MEMPHIS, Tenn. (April 28, 2014) — Del-Nat Tire Corp. is no stranger to working with Chinese tire manufacturers.
For years the dealer co-operative, which is celebrating its 25th anniversary this year, has been sourcing tires from China. According to Del-Nat President Jim Mayfield, that country accounts for about 65 percent of the firm’s product offerings in North America—and that number is on the rise as Del-Nat expands its product lineup.
In 2012, the company expanded its Akuret private brand to include truck tires — in addition to the industrial, OTR, farm, skid steer, ST trailer and backhoe tires under the brand — making Akuret a full-line of commercial product offerings. In January 2013, the company switched its focus to the retail market, debuting the Sentinel brand of entry-level car and light truck tires.
Both brands are 100-percent sourced from China, Mr. Mayfield told Tire Business. With new Sentinel-brand product offerings slated to launch this year — a sport truck line in the second quarter and a mud-terrain line in the third — Del-Nat is growing its supplier base.
“We currently source from, I think, eight different Chinese factories. The majority of what we source comes in our Sentinel brand,” he said. “…Within that Sentinel brand we have three different factories providing product today. We’ll be expanding that to four factories with some of the new product coming online.”
Mr. Mayfield declined to disclose the names of its “strategic suppliers” for the Sentinel and Akuret brands.
Del-Nat wasn’t always an importer of Chinese tires, but a shift in U.S. manufacturing away from private brands in the 1990s forced the company to look elsewhere for exclusive products.
“As the U.S. manufacturers got out of private brand production, we were forced to go overseas to find factories to build our product for us,” Mr. Mayfield said. “And the majority of the independent manufacturing today exists in China, and they’re willing and able to provide a good quality product in our brands.”
Mr. Mayfield emphasized his belief that China’s current product offerings are of good quality.
Chinese tire makers have invested significantly in infrastructure, production capacity and improving the quality of their products, he noted. With no sign of U.S. manufacturers' getting back into the private label business, he said China likely will remain a “substantial supplier to the global tire market for many years to come.”
“I think today the quality of the product is very strong. The factories that we do business with have invested a significant amount of money in the last five to seven years in building their factories and putting equipment in there,” he said. “They have state-of-the-art equipment that rivals anyone in the world.”
Despite this, the perception and recognition of Chinese brands is still lacking in the marketplace, he said.
“I think it’s going to be some time before they’re able to compete head-to-head throughout the product portfolio of a Tier II manufacturer,” he said. “They might be able to compete with the value price product from a Tier II manufacturer, but I don’t think it’s going to be anytime soon that they’ll compete on through that product portfolio.”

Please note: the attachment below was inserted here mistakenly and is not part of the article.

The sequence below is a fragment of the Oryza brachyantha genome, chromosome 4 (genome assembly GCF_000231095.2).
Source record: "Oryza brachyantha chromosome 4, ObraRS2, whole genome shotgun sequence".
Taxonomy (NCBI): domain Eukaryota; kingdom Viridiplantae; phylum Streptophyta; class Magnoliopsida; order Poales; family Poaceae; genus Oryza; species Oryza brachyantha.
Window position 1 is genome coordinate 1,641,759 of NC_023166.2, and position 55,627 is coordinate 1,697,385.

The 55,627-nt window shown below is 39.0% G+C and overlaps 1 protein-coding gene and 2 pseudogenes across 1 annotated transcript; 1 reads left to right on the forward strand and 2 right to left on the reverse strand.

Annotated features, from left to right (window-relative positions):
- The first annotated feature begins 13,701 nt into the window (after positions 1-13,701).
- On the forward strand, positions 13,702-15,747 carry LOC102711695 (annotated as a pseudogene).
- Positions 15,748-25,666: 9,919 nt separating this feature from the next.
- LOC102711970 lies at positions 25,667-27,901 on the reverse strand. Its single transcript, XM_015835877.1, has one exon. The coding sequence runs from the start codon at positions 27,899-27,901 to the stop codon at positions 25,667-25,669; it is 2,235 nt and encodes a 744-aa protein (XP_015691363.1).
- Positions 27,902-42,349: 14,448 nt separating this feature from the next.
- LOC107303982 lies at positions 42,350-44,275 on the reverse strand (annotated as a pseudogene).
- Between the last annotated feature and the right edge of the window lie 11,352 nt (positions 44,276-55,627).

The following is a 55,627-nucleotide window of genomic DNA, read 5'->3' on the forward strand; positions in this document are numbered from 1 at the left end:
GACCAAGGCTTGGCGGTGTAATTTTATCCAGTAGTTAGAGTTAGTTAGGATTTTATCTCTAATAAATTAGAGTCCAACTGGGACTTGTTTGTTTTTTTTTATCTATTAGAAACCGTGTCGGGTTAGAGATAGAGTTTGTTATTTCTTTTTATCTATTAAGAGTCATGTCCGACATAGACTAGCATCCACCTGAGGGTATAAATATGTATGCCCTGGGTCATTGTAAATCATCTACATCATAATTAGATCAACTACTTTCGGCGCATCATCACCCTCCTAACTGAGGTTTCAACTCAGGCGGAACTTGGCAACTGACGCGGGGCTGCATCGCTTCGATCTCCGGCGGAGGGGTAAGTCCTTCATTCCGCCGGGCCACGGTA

The best advantage Chinese-made tires have to offer is still price, Mr. Mayfield said, and with that advantage comes the ability to impact that market as a whole through price fluctuation.
Following the expiration of the elevated tariffs on Chinese-made consumer tires in September 2012, prices of Chinese tires decreased substantially, contributing — along with reduced raw material prices — to devaluation on tires across the board.
As the tariffs were about to expire, for example, Del-Nat took steps to ease the transition. It got its warehouse in Memphis qualified as a Foreign Trade Zone (FTZ), which allowed the company to import tires duty free and hold them until after the tariff rate changes, Mr. Mayfield explained in a 2012 Tire Business story, noting that obtaining FTZ status was a process that took more than a year.
Longer term, he added, having FTZ status for the Memphis facility would give Del-Nat a financial advantage of being able to warehouse imported tires duty-free.
Companies with FTZ warehouses pay duties on goods only when they leave the storage facility, he said at the time, which can help improve cash flow.
Addressing consumer acceptance of lower-priced tires, Mr. Mayfield said he thinks “that different brands in the market have a position that consumers accept them at, and so when you had the entry level position drop significantly when the tariff expired it forced everybody else to react to that.”
Del-Nat leases a portion of its Memphis warehouse to China's Qingdao Doublestar Industrial Co. Ltd. to store and distribute its Doublestar medium-size steel radial heavy-duty truck tires.
Rather than a blurring of the lines, there has simply been a repositioning of the tiers, Mr. Mayfield said. Prices of Chinese tires have stabilized and remain predominantly at the entry level.
“I think there is better delineation,” he said. “It’s just that other manufacturers had to adjust their pricing. The pricing on the Chinese tires is certainly a strong factor in the market, and (for) the tier two brands that offer value price lines it’s made it more difficult for them to be able to compete against those Chinese brands.”
While a growing middle class in China means that the long-term plan of most Chinese tire makers is to convert production to the domestic replacement market, those levels are still modest.
“I think it’s going to be some time before they can consume a substantial percentage of the tires that they’re producing today,” he said.
Do you prefer to buy domestically manufactured products?
|Yes, whenever I can||
69% (92 votes)
|That's just one of many criteria I consider||
15% (20 votes)
|There are certain things you can't find made in the U.S.||
5% (7 votes)
|That doesn't matter to me||
11% (14 votes)
|Total votes: 133|